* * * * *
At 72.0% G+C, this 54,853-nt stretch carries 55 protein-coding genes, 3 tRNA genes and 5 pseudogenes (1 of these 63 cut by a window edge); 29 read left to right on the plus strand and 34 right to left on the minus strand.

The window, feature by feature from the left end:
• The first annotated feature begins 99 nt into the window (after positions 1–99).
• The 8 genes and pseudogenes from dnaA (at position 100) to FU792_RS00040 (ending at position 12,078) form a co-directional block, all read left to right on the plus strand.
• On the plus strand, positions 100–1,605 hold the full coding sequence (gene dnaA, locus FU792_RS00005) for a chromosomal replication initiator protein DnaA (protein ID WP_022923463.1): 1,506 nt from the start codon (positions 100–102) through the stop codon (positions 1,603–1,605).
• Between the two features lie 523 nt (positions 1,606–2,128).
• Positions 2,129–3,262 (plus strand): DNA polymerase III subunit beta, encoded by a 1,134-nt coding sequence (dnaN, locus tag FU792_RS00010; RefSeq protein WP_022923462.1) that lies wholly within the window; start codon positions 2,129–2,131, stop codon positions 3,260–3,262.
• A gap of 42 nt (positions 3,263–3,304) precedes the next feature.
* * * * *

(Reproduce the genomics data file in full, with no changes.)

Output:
At 72.0% G+C, this 54,853-nt stretch carries 55 protein-coding genes, 3 tRNA genes and 5 pseudogenes (1 of these 63 cut by a window edge); 29 read left to right on the plus strand and 34 right to left on the minus strand.

The window, feature by feature from the left end:
• The first annotated feature begins 99 nt into the window (after positions 1–99).
• The 8 genes and pseudogenes from dnaA (at position 100) to FU792_RS00040 (ending at position 12,078) form a co-directional block, all read left to right on the plus strand.
• On the plus strand, positions 100–1,605 hold the full coding sequence (gene dnaA, locus FU792_RS00005) for a chromosomal replication initiator protein DnaA (protein ID WP_022923463.1): 1,506 nt from the start codon (positions 100–102) through the stop codon (positions 1,603–1,605).
• Between the two features lie 523 nt (positions 1,606–2,128).
• Positions 2,129–3,262 (plus strand): DNA polymerase III subunit beta, encoded by a 1,134-nt coding sequence (dnaN, locus tag FU792_RS00010; RefSeq protein WP_022923462.1) that lies wholly within the window; start codon positions 2,129–2,131, stop codon positions 3,260–3,262.
• A gap of 42 nt (positions 3,263–3,304) precedes the next feature.